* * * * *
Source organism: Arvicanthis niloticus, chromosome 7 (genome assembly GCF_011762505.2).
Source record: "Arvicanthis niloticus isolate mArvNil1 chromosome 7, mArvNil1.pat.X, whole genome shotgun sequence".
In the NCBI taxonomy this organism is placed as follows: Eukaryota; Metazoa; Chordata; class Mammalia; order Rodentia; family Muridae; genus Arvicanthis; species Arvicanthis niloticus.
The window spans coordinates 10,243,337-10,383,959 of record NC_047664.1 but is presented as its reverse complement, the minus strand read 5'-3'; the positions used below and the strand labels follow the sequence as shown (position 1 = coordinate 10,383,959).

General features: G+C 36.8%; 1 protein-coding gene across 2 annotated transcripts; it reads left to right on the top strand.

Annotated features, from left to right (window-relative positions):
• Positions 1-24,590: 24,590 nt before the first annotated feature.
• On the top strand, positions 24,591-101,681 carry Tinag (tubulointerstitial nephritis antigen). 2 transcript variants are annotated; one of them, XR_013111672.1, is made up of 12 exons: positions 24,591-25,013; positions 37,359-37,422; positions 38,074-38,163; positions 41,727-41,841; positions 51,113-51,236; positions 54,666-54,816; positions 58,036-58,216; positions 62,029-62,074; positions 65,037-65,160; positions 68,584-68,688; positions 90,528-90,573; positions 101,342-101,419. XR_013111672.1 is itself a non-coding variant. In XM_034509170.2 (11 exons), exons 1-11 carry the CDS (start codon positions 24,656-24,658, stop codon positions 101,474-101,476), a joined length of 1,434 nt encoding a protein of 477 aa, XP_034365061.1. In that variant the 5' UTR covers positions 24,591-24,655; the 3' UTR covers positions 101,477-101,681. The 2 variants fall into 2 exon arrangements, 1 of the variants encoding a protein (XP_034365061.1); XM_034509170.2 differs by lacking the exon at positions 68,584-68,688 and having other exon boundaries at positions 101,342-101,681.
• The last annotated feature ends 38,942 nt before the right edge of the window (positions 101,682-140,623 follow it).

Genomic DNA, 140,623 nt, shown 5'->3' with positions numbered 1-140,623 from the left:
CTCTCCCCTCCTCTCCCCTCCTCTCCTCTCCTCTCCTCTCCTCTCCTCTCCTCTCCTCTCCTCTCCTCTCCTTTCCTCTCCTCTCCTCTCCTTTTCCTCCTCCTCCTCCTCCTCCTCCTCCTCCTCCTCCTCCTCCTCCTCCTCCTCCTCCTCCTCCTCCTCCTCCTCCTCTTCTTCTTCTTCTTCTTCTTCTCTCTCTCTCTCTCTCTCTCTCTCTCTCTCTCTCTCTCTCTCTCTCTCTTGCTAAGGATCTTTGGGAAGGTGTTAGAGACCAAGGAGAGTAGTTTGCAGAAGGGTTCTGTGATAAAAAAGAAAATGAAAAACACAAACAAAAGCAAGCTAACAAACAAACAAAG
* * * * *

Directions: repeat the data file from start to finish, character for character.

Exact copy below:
Source organism: Arvicanthis niloticus, chromosome 7 (genome assembly GCF_011762505.2).
Source record: "Arvicanthis niloticus isolate mArvNil1 chromosome 7, mArvNil1.pat.X, whole genome shotgun sequence".
In the NCBI taxonomy this organism is placed as follows: Eukaryota; Metazoa; Chordata; class Mammalia; order Rodentia; family Muridae; genus Arvicanthis; species Arvicanthis niloticus.
The window spans coordinates 10,243,337-10,383,959 of record NC_047664.1 but is presented as its reverse complement, the minus strand read 5'-3'; the positions used below and the strand labels follow the sequence as shown (position 1 = coordinate 10,383,959).

General features: G+C 36.8%; 1 protein-coding gene across 2 annotated transcripts; it reads left to right on the top strand.

Annotated features, from left to right (window-relative positions):
• Positions 1-24,590: 24,590 nt before the first annotated feature.
• On the top strand, positions 24,591-101,681 carry Tinag (tubulointerstitial nephritis antigen). 2 transcript variants are annotated; one of them, XR_013111672.1, is made up of 12 exons: positions 24,591-25,013; positions 37,359-37,422; positions 38,074-38,163; positions 41,727-41,841; positions 51,113-51,236; positions 54,666-54,816; positions 58,036-58,216; positions 62,029-62,074; positions 65,037-65,160; positions 68,584-68,688; positions 90,528-90,573; positions 101,342-101,419. XR_013111672.1 is itself a non-coding variant. In XM_034509170.2 (11 exons), exons 1-11 carry the CDS (start codon positions 24,656-24,658, stop codon positions 101,474-101,476), a joined length of 1,434 nt encoding a protein of 477 aa, XP_034365061.1. In that variant the 5' UTR covers positions 24,591-24,655; the 3' UTR covers positions 101,477-101,681. The 2 variants fall into 2 exon arrangements, 1 of the variants encoding a protein (XP_034365061.1); XM_034509170.2 differs by lacking the exon at positions 68,584-68,688 and having other exon boundaries at positions 101,342-101,681.
• The last annotated feature ends 38,942 nt before the right edge of the window (positions 101,682-140,623 follow it).

Genomic DNA, 140,623 nt, shown 5'->3' with positions numbered 1-140,623 from the left:
CTCTCCCCTCCTCTCCCCTCCTCTCCTCTCCTCTCCTCTCCTCTCCTCTCCTCTCCTCTCCTCTCCTCTCCTTTCCTCTCCTCTCCTCTCCTTTTCCTCCTCCTCCTCCTCCTCCTCCTCCTCCTCCTCCTCCTCCTCCTCCTCCTCCTCCTCCTCCTCCTCCTCCTCCTCTTCTTCTTCTTCTTCTTCTTCTCTCTCTCTCTCTCTCTCTCTCTCTCTCTCTCTCTCTCTCTCTCTCTCTTGCTAAGGATCTTTGGGAAGGTGTTAGAGACCAAGGAGAGTAGTTTGCAGAAGGGTTCTGTGATAAAAAAGAAAATGAAAAACACAAACAAAAGCAAGCTAACAAACAAACAAAG